Colin Fitz Lives!

Release date:September 18, 2006

Studio:Baby Shark Inc.

Director:Robert Bella

MPAA Rating:N/A


Starring:Andy Fowle, Matt McGrath, Martha Plimpton, John C. McGinley, Mary McCormack, Julianne Phillips, Chris Bauer, William H. Macy, Kate Blumberg, Patrick Breen, Christopher Carley, Sophia Raab Downs, Giada


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Plot Summary:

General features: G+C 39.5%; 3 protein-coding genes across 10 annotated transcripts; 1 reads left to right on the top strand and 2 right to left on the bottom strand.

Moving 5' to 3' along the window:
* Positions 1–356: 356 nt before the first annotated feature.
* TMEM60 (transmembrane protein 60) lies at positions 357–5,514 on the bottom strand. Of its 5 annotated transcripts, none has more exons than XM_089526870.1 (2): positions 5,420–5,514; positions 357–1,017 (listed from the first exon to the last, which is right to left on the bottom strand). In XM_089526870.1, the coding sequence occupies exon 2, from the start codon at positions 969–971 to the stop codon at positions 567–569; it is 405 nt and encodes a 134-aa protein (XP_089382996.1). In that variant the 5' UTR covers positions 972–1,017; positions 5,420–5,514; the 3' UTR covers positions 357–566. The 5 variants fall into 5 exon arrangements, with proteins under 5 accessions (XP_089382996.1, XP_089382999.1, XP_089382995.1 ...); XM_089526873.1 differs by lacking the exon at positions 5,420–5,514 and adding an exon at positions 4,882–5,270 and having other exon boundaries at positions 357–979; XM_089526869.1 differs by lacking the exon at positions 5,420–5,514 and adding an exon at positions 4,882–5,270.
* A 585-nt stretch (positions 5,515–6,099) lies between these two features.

"Colin Fitz Lives!" is a charming, caustic, and sweetly demented comedy that finds its ironic inspiration in GenX obsessions with death, beer, and rock 'n roll. Every year on the anniversary of rock idol Colin Fitz' death, something bizarre happens at his gravesite. This year his wife, Justice Fitz (Julianne Phillips), calls upon the O'Day Security Firm for help. The two guards who are hired, Paul (Matt McGrath) and Grady (Andy Fowle), are clearly not from the same universe. From the moment they begin preparing for their night in the graveyard, their completely opposite and fundamentally dysfunctional personalities clash as they heatedly exchange views on life, love, and American pop culture. Throughout their increasingly strange tour of duty, the mismatched guards have encounters with numerous visitors: a Colin Fitz fan (Martha Plimpton), their officious supervisor Mr. O'Day (William H. Macy), the mysterious groundskeeper Nolan (John C. McGinley), Grady's ex-girlfriend Moira (Mary McCormack) and her new beau Tony Baby Shark (Chris Bauer). By the end of the night, Paul and Grady arrive at a new respect for the megastar's iconic power as they finish their beers, call a truce, and finally leave for breakfast with a group of Swedish fans. With raucous speculation on how world history would have been different if Buddy Holly had dropped acid or whether future generations will establish a John Lennon religion, "Colin Fitz Lives!" is a wonderfully offbeat dark comedy that is at once playful and smart. Echoing the canny madness of "This Is Spinal Tap!," and the deadpan worldview of "Clerks," "Colin Fitz Lives!" not only explores dead rock star mythology and post-modern romance, it also makes a case for friendship in a ridiculously discordant world.